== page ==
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My thoughts about using a VPN during everyday life

For the past month, I've been using a VPN for all of my internet usage, including my work laptop and mobile phone. It's been a fascinating experiment and here are some reasons why I think you should give it a try:

  1. You can browse content that's exclusive to a certain country
  2. You're anonymous
  3. You're more secure

Browsing country exclusive content

When moving between the USA and The Netherlands, I missed content from the other country. While in The Netherlands, I couldn't watch some shows on Netflix I could watch in the USA. While in the USA, I couldn't access some Dutch music on Spotify. I missed the content I was able to access just a few days earlier, only because I went to another country. This was unacceptable to me because it's still me and it's still the same devices. I want to be able to access any and all content, no matter where I am. A VPN allows me to do this. It simply lets me select a country I want to pretend I'm from and I can browse the internet as if I'm actually in that country. This allows me to bypass certain checks to get straight to the content. The internet should be an open place. Transparency is a good thing (most of the time) and being able to bypass country checks makes the internet a more open space.


When using a VPN, a good VPN, it will hide your actual IP address to any server you're connecting to at all times. This has the main benefit that your browser behavior can't be tracked to you personally. You're anonymous until you decide not to be, by logging into an application for example. Anonymity is good for a few reasons, the most well-known is to make it nearly impossible for advertisers to track you. Another important reason is the fact that your IP address is hidden, this means it's difficult for hackers to track your movements and finding out where you're located.

Eluding advertisers

Going hand in hand with anonymity is eluding the advertisers. When advertisers can't track your movements, they can't use your data to send you targeted ads. This doesn't mean you don't get ads, but it means that you get ads that don't apply to your browsing behavior. This is cool to me because it shows they really can't track me. I've never liked the fact that people use an aggregate of data to make assumptions about what you like. It's very ironic to me that it's part of my job, but that's more related to on-site tracking. Are you ready for a paragraph full of "radical" ideas? If so, read the next paragraph, if not, just skip it.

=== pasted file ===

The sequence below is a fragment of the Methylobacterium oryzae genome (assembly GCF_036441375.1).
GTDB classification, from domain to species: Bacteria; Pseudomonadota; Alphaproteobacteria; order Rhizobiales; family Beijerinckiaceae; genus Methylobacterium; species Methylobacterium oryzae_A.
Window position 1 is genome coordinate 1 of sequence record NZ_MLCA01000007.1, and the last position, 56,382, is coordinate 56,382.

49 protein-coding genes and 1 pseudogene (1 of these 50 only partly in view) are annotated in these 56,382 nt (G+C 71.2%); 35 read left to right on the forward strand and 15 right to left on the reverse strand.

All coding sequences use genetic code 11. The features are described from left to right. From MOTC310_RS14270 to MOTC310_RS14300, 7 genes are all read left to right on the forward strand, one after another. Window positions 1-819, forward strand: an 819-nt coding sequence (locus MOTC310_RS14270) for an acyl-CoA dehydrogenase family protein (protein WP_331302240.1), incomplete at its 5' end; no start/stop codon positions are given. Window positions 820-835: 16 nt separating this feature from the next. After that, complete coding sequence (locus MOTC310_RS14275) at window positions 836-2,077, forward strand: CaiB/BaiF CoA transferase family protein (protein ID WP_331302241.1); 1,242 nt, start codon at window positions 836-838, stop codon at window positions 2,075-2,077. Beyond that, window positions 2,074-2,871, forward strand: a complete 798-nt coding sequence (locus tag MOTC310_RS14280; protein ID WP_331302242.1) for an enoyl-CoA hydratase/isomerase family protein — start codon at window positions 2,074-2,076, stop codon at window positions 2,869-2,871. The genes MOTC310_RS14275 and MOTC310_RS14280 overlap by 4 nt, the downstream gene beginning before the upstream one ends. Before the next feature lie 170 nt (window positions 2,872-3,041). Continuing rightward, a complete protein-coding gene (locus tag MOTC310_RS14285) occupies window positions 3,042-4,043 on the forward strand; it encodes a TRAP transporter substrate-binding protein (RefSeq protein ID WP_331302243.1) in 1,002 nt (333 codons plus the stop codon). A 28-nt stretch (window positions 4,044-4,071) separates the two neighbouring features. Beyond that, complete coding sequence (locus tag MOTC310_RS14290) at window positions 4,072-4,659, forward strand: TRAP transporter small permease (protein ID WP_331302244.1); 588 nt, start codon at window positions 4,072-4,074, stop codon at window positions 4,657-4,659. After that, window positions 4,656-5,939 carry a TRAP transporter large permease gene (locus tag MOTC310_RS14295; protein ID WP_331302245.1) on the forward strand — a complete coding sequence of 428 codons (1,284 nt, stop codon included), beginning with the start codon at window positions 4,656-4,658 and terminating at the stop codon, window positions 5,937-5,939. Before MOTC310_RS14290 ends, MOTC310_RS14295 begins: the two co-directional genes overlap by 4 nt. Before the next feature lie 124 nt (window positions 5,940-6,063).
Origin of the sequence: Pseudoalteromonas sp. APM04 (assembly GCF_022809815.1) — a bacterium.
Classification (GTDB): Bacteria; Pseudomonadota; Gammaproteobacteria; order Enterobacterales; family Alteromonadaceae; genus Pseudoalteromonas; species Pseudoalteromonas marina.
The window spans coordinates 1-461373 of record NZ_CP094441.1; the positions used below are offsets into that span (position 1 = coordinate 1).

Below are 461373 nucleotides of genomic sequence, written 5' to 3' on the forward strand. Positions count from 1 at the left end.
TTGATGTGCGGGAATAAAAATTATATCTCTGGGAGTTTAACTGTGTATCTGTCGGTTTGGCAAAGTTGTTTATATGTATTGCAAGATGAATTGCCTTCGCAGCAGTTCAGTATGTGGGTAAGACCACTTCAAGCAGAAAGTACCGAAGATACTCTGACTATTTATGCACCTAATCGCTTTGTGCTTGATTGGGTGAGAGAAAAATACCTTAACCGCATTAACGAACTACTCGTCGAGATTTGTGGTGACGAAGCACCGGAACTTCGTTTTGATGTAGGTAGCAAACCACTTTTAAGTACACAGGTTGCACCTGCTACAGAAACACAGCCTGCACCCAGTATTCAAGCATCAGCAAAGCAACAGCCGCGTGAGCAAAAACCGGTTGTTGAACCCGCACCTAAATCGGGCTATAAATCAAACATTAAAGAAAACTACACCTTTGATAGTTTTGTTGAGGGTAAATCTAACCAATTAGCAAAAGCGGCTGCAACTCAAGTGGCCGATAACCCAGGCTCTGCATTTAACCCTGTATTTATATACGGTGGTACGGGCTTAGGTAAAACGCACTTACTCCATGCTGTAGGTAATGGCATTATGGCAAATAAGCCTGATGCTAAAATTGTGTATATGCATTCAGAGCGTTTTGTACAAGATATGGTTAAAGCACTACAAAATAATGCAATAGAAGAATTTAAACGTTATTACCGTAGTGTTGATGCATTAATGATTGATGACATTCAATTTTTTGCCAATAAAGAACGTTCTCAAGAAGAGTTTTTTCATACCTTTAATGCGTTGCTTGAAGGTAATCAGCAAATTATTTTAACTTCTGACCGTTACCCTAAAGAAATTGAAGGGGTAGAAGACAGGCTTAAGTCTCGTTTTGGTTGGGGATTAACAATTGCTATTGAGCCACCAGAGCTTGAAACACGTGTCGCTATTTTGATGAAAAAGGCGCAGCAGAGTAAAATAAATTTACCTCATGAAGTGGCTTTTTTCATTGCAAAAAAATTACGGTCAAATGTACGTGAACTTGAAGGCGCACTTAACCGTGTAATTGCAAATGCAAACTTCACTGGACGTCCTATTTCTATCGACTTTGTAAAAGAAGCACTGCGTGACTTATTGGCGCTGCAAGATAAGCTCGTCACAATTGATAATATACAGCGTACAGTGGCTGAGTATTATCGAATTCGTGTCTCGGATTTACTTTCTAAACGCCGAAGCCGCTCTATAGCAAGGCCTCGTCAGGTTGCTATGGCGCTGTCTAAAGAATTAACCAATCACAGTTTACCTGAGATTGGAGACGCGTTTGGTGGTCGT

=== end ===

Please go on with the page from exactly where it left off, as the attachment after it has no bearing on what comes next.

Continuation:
The little conspiracy theorist in me wrote the following paragraph

When you're tracking users across multiple websites, feeding the data warehouses, and using this to find out who your users are and what they like, you have a lot of power in your hands, which could be used for evil. What I push for instead is tracking on-site behavior only and allow people to opt-in for this, not opt-out. This way you can serve your customers better for what they came for. This is one of the reasons the GDPR laws in the European Union are great. Give the power of data back to the people that provide the data. When you're in another geographic area, you may not have these protections, which is why a VPN makes perfect sense. If you can't control if you're sending your data to websites, make sure the data they collect from you is useless, because they can't track it back to you.


If you think simply hiding behind a VPN isn't enough to protect your devices, you can find a VPN that proxies your data through 2 or more servers before reaching its destination. This adds many layers between you and those you want to keep out. If this is still not enough, you can choose a VPN which allows you to route your traffic through onion networks. This will make you impossible to track but is also slower. But you get the point, there are a lot of options to make yourself anonymous and you can choose how far you want to go with this.

Before I was using a VPN, I used to route my internet access through the Tor network while abroad. Different internet laws could have the effect that you're doing something completely legal in one country but is illegal in another (for example, downloading through torrents). To avoid this altogether, I made sure I was hidden. When I went to the USA, there were rumors that the government was working on a system where they could tap into anyone's internet usage. This felt like a huge privacy breach to me and I wasn't comfortable with this. I have nothing to hide, but it doesn't feel right that somebody is spying on you, just because they can. When using a VPN it's impossible to "tap into" your data, since any and all data exchanges with the internet are encrypted. This means only the VPN provider knows who you are and theoretically what you do, but from that point on, no one else does.


A VPN is great, you're anonymous and secure. It's possible to access any and all location-based content, so you won't have a problem when hitting that "Unavailable in your area" message because you can pretend you're from another area and try again. You'll be able to use more of the internet and hide at the same time. Advertisers won't be able to use your browsing behavior to be able to send your advertisements. So if you get concerned some companies seem to be following you with ads, you should use a VPN and you'll instantly see them disappear.

Do you use a VPN? Which one are you using? Let's discuss them on Twitter!

Posted on: September 11th, 2019

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